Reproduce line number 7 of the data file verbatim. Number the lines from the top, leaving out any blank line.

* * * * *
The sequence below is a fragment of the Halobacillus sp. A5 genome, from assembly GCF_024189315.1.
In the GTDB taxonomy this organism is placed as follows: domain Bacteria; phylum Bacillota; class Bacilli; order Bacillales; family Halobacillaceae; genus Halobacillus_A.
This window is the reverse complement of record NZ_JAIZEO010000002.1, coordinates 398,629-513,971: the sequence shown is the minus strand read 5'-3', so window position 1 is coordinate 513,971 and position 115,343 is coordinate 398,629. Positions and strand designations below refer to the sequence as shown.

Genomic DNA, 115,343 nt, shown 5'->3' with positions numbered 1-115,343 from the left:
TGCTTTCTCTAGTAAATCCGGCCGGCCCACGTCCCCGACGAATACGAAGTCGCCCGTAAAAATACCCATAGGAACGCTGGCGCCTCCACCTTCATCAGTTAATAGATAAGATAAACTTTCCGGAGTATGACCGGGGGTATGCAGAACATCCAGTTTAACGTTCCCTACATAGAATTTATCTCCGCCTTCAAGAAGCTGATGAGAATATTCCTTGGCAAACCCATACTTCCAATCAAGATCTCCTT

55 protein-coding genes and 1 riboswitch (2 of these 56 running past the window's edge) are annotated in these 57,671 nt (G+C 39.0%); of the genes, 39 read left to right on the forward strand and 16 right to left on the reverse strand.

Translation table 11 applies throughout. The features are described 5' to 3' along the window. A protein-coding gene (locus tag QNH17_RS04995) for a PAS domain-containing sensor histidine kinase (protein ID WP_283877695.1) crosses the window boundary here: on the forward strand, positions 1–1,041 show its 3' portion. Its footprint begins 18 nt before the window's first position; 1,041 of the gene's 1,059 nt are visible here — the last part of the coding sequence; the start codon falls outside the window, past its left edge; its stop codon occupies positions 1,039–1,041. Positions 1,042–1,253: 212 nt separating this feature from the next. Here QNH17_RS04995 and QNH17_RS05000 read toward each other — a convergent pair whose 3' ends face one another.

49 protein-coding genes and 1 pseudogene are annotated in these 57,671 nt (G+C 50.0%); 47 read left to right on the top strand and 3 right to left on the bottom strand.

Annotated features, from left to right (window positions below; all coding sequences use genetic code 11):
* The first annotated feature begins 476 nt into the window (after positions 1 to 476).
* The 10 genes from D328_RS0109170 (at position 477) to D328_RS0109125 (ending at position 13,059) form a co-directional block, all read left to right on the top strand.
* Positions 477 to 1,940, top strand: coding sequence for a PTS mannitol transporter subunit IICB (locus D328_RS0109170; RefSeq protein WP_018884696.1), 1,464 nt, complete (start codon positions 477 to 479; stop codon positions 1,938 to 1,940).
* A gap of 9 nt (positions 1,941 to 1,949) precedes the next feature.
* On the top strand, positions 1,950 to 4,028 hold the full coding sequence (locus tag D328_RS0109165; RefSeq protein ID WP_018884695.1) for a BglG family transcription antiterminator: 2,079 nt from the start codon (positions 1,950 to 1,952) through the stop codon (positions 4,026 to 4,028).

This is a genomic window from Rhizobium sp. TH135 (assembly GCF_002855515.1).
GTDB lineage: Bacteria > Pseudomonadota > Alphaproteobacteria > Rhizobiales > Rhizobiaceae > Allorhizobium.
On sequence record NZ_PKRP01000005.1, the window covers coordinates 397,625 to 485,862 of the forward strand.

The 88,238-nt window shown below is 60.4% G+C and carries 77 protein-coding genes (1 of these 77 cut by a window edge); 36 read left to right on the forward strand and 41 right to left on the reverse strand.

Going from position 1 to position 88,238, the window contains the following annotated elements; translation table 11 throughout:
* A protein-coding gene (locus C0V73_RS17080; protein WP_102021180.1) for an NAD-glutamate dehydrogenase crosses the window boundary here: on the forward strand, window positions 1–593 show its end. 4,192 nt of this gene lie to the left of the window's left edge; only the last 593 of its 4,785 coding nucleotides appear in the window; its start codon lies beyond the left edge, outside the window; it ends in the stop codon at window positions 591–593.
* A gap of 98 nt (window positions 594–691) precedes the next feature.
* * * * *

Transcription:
Translation table 11 applies throughout. The features are described 5' to 3' along the window. A protein-coding gene (locus tag QNH17_RS04995) for a PAS domain-containing sensor histidine kinase (protein ID WP_283877695.1) crosses the window boundary here: on the forward strand, positions 1–1,041 show its 3' portion. Its footprint begins 18 nt before the window's first position; 1,041 of the gene's 1,059 nt are visible here — the last part of the coding sequence; the start codon falls outside the window, past its left edge; its stop codon occupies positions 1,039–1,041. Positions 1,042–1,253: 212 nt separating this feature from the next. Here QNH17_RS04995 and QNH17_RS05000 read toward each other — a convergent pair whose 3' ends face one another.